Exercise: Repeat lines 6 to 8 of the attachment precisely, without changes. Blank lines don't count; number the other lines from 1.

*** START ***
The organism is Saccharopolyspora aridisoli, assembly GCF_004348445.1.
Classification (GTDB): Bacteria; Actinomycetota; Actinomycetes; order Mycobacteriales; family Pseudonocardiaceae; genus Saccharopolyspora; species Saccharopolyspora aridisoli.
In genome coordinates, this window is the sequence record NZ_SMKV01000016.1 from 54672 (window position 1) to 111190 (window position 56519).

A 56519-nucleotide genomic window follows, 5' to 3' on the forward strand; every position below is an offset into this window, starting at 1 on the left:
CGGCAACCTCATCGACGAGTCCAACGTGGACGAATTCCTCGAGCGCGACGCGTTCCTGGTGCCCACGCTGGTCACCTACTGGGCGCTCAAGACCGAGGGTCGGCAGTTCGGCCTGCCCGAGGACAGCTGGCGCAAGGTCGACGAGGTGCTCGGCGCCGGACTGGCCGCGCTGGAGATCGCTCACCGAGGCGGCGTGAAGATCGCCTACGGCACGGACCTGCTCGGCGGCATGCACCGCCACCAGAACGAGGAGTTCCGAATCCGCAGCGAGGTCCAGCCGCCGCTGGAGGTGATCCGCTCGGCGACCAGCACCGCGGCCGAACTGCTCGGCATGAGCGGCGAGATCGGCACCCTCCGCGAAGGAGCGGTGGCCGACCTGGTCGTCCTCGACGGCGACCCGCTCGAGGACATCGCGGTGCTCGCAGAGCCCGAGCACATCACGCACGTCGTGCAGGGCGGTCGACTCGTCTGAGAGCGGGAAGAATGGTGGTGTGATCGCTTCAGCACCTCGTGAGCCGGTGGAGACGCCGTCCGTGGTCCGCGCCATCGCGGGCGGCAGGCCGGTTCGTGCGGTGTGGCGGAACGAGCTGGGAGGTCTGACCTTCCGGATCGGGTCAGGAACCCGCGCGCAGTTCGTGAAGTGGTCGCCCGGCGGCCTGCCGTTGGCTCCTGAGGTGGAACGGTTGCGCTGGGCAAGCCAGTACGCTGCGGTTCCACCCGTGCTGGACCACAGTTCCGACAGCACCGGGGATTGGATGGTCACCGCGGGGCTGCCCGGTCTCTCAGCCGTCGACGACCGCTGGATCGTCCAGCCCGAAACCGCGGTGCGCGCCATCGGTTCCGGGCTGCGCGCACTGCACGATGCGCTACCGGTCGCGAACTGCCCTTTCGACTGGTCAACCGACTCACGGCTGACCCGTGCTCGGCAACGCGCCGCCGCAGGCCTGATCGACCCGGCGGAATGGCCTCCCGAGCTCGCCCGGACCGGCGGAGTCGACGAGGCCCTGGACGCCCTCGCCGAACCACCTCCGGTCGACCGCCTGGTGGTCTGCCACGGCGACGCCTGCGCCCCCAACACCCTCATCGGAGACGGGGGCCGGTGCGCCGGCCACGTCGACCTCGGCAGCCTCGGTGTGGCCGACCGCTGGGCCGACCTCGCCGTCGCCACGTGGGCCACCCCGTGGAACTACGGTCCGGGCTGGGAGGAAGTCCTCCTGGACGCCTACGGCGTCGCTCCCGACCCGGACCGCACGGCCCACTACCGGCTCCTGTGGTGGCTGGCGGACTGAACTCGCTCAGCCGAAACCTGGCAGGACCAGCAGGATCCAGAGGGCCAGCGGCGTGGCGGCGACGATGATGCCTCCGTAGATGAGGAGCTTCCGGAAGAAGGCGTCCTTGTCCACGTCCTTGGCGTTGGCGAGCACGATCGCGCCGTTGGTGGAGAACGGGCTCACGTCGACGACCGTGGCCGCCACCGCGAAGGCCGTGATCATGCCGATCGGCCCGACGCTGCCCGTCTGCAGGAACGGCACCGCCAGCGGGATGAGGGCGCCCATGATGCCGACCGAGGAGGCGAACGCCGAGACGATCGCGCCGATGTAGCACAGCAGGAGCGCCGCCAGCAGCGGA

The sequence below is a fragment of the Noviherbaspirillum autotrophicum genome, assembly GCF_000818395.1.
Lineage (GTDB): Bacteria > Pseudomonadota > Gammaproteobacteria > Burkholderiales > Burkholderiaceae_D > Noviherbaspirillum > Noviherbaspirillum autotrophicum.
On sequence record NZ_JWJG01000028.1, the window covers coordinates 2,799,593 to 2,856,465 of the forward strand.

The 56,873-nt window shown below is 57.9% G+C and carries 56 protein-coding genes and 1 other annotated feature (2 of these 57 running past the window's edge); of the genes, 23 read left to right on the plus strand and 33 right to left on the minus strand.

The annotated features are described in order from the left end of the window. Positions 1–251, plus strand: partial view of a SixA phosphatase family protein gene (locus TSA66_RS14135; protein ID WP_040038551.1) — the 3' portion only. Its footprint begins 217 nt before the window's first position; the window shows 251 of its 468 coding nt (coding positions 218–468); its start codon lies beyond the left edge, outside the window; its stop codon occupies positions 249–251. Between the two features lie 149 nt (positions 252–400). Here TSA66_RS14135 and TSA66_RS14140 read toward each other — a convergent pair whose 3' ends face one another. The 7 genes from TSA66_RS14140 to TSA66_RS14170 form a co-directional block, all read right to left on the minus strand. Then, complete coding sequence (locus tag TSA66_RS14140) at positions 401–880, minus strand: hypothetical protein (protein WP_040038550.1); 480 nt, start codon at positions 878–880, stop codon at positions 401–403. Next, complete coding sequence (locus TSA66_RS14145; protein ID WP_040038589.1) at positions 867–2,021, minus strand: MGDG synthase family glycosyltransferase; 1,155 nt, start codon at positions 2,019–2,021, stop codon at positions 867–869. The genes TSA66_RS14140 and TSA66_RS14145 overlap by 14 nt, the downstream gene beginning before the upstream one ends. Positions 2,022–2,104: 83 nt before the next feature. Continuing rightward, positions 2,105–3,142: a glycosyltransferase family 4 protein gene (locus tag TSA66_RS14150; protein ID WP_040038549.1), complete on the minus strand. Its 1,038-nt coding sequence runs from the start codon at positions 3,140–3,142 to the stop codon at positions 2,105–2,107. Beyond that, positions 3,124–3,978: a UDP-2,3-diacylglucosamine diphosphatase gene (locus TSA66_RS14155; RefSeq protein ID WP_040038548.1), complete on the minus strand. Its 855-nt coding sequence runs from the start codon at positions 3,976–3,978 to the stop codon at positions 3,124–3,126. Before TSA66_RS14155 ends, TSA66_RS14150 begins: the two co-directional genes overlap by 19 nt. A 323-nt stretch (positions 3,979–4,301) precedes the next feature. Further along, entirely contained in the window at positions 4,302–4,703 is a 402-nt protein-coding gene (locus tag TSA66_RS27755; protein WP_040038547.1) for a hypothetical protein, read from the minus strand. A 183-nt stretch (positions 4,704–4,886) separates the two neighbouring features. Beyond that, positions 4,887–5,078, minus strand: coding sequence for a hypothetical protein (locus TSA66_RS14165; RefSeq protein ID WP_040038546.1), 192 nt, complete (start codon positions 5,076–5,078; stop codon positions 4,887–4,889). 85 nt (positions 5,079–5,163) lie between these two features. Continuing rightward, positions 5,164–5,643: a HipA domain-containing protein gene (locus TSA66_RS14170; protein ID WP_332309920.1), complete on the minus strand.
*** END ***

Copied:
The sequence below is a fragment of the Noviherbaspirillum autotrophicum genome, assembly GCF_000818395.1.
Lineage (GTDB): Bacteria > Pseudomonadota > Gammaproteobacteria > Burkholderiales > Burkholderiaceae_D > Noviherbaspirillum > Noviherbaspirillum autotrophicum.
On sequence record NZ_JWJG01000028.1, the window covers coordinates 2,799,593 to 2,856,465 of the forward strand.